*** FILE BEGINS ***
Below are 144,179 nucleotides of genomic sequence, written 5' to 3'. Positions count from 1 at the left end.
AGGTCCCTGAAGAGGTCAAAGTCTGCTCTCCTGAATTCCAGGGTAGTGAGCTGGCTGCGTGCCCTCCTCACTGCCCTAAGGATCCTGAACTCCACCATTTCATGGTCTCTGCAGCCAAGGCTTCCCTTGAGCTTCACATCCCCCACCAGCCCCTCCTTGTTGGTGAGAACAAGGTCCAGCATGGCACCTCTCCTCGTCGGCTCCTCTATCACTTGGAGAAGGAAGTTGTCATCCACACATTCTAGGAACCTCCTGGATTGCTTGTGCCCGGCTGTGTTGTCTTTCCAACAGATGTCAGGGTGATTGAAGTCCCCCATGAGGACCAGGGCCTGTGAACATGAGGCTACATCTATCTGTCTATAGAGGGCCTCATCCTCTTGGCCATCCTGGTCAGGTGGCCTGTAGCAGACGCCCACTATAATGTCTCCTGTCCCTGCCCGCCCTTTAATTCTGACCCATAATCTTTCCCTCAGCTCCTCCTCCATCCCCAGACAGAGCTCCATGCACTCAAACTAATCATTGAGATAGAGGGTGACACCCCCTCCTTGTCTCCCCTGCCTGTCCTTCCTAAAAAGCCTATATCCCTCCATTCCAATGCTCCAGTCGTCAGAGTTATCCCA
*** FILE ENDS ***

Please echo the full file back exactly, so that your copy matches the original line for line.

Below are 144,179 nucleotides of genomic sequence, written 5' to 3'. Positions count from 1 at the left end.
AGGTCCCTGAAGAGGTCAAAGTCTGCTCTCCTGAATTCCAGGGTAGTGAGCTGGCTGCGTGCCCTCCTCACTGCCCTAAGGATCCTGAACTCCACCATTTCATGGTCTCTGCAGCCAAGGCTTCCCTTGAGCTTCACATCCCCCACCAGCCCCTCCTTGTTGGTGAGAACAAGGTCCAGCATGGCACCTCTCCTCGTCGGCTCCTCTATCACTTGGAGAAGGAAGTTGTCATCCACACATTCTAGGAACCTCCTGGATTGCTTGTGCCCGGCTGTGTTGTCTTTCCAACAGATGTCAGGGTGATTGAAGTCCCCCATGAGGACCAGGGCCTGTGAACATGAGGCTACATCTATCTGTCTATAGAGGGCCTCATCCTCTTGGCCATCCTGGTCAGGTGGCCTGTAGCAGACGCCCACTATAATGTCTCCTGTCCCTGCCCGCCCTTTAATTCTGACCCATAATCTTTCCCTCAGCTCCTCCTCCATCCCCAGACAGAGCTCCATGCACTCAAACTAATCATTGAGATAGAGGGTGACACCCCCTCCTTGTCTCCCCTGCCTGTCCTTCCTAAAAAGCCTATATCCCTCCATTCCAATGCTCCAGTCGTCAGAGTTATCCCA